The Brexiteer’s champion and Conservative MP Jacob Rees-Mogg has delivered a stunning message to Brussels after their latest demand that the European Court of Justice should be able to rule over the United Kingdom for the foreseeable future.
According to the Financial Times, he has made it clear that the Brussels Bigwigs are dreaming if they think that the United Kingdom is going to give in to such a ridiculous proposal.
Their article says:
“I think the EU is going to suggest some things that the British government will reject this week and this sounds like one of them…It would turn us from a vassal state into a convict state, sentenced to hard labour for our love of democracy.”
Too damn right.
Theresa May has already made it clear in her famous Lancaster House speech that one of the fundamentals of Brexit will be that the United Kingdom takes back full control of its own laws.
In other words, the European Court of Justice and every other EU-based mechanism will no longer have any jurisdiction of influence over the United Kingdom when we leave the bloc for good.
It is also reassuring to hear Rees-Mogg speaking out so passionately about this, as it shows that if our government did the unthinkable and agreed to anything of this nature, he would be willing to challenge it every step of the way.
In an ideal world, this would result in JRM walking into the top job in Number 10, and this sort of dedication to the Hard Brexit cause is the exact reason why so many of the bookmakers have him as their Number One Contender for the Prime Minister role.
This is what a Rees-Mogg Brexit looks like, and it’s EVERYTHING you wanted
More details about the Brexit demands of the European Research Group led by Jacob Rees-Mogg have now emerged, and the main points show that this group of influential backbencher Tories are calling for the exact same Brexit that is desired by millions of Brexiteers in the United Kingdom.
JRM has been writing in The Sun newspaper to make his group’s demands perfectly clear, and it makes uncomfortable reading for anyone who still believes that there will be any kind of soft Brexit.
There are six main demands:
We should be able to set tariffs
We should be able to make our own laws
We need to plan for global trading
We should start trade talks before we leave the EU
We should negotiate as an equal, not be cowed by EU rules
We can’t let Remainers use implementation period to delay Brexit
If you are anything like us, you let out a little ‘damn right!’ at the end of every one of those six points!
I JOINED a group of 62 Conservative MPs who wrote to the Prime Minister last week to show our support for her vision for Brexit.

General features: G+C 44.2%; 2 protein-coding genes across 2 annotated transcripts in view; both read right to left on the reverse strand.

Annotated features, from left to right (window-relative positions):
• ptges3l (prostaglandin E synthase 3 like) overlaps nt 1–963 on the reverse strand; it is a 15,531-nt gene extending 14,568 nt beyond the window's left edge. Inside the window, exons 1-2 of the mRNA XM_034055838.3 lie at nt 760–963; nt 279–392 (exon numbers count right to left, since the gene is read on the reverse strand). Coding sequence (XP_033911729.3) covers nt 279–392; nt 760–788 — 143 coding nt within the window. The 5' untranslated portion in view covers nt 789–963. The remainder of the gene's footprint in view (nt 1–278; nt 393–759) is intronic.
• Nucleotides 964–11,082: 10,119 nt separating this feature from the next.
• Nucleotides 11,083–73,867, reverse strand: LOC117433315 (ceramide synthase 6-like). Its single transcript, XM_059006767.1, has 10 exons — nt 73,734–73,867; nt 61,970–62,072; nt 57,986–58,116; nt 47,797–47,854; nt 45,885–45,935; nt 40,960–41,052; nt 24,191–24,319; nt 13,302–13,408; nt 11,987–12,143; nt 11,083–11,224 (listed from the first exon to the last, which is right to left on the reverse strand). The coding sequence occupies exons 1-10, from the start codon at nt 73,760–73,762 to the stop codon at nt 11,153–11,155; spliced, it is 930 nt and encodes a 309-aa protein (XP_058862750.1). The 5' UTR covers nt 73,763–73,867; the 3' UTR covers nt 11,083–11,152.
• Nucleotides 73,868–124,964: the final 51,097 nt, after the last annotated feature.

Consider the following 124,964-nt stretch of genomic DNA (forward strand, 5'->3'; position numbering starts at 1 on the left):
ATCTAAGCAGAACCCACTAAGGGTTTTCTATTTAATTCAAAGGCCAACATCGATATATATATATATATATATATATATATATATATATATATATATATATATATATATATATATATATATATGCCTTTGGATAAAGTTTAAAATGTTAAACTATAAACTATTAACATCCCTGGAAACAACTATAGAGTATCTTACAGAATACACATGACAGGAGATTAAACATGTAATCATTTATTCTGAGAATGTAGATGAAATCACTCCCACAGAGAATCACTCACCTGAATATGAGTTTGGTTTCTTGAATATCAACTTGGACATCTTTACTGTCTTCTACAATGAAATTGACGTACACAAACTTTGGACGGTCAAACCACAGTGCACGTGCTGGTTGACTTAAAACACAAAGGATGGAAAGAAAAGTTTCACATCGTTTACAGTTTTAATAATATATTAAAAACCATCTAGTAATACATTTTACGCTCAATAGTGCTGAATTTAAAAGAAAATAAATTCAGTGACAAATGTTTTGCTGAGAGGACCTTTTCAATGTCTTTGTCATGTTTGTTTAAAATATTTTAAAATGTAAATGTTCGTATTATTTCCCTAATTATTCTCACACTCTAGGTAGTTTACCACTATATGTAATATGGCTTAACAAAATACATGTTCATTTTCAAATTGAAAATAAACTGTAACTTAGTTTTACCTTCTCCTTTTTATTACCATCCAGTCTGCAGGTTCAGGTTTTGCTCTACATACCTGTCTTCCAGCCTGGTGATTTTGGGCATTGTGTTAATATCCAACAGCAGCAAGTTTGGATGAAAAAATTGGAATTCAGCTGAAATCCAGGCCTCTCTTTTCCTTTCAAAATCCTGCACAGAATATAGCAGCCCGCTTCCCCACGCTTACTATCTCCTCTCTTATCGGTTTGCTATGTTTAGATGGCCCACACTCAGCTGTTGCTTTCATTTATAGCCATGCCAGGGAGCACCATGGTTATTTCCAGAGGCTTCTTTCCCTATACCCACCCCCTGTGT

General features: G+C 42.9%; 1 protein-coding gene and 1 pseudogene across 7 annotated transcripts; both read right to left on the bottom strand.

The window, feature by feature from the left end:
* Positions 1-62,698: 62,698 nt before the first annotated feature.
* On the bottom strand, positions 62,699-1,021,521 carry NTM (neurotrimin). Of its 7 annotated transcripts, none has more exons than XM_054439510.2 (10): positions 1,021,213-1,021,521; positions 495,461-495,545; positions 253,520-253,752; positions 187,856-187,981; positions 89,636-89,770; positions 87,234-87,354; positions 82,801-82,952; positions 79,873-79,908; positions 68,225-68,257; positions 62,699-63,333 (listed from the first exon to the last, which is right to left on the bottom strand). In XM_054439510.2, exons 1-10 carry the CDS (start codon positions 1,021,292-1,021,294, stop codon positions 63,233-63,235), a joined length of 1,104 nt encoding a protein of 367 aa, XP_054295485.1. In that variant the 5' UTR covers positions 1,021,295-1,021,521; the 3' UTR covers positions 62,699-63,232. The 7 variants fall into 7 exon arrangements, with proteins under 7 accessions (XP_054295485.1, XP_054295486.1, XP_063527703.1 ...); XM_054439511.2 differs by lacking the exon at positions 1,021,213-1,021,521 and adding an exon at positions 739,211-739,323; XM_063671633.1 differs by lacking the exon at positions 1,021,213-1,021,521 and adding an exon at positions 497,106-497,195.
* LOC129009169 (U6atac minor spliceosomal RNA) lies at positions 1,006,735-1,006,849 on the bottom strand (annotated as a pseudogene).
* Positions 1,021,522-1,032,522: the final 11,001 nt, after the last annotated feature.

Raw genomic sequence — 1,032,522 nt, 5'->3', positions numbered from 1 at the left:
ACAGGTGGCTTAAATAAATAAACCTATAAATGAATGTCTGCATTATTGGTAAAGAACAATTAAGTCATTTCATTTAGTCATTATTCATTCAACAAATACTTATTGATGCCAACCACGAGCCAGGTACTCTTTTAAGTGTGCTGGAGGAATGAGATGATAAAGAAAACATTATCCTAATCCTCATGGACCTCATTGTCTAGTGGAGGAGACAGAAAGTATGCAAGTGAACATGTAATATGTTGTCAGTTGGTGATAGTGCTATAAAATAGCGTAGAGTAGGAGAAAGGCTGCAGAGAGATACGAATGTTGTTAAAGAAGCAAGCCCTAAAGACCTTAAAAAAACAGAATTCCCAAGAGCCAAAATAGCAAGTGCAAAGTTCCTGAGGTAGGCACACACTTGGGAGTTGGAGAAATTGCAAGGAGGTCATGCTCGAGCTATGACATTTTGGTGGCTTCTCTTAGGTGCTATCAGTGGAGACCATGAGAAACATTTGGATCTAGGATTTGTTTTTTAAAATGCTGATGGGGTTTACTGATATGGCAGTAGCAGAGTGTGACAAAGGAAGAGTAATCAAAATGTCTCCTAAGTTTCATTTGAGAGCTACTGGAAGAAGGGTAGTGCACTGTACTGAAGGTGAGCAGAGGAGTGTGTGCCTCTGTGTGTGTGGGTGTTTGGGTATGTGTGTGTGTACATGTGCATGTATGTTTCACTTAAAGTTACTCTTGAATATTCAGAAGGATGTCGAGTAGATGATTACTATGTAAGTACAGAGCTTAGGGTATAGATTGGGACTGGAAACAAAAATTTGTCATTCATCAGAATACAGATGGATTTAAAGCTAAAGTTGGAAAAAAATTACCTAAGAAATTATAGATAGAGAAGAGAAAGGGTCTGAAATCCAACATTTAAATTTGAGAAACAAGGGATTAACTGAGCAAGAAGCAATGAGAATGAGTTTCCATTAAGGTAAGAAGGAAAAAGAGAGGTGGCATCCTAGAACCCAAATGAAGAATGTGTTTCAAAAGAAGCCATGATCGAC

Mrs May, like us, wishes to take back control of our borders, laws and money from the European Union.
The letter comes at a crucial time for the Brexit negotiations.
The talks are now moving on to discuss trade.
What type of trade deal we will have with the EU and, equally importantly, whether we retain the ability to strike our own trade deals with our friends in the rest of the world.
The Prime Minister’s vision for the UK as a global trading nation makes perfect sense. Conclude a high-quality trade deal with the EU while retaining the ability to conclude agreements with others. Our letter was well received, as letters of support generally are.
The letter was signed by a broad cross-section of Conservative MPs and led by my fellow Somerset MP John Penrose, a former minister who supported the Remain side in the referendum.
While 62 MPs signed the letter, the sentiments it espoused are nearly universal.
Indeed, in the past week I have been chided by a number of members for not giving them the opportunity to sign the letter as well.
Things have moved on. Conservatives, former Leavers and former Remainers respect the referendum result and are focusing on making Brexit the success it was always going to be.
The slightly worrying thing is that it has taken such an organised gathering of people to get these six key points out in the open – they all seem like ‘common sense’ from where we are sitting.
Not being ‘cowed’ by the EU in any way during the negotiations is at the heart of everything that we believe in regarding the Brexit process, and perhaps there are signs that things are improving in this department with government sources this week stating that Britain may withhold any sort of financial settlement funds if trade talks are not making satisfactory progress.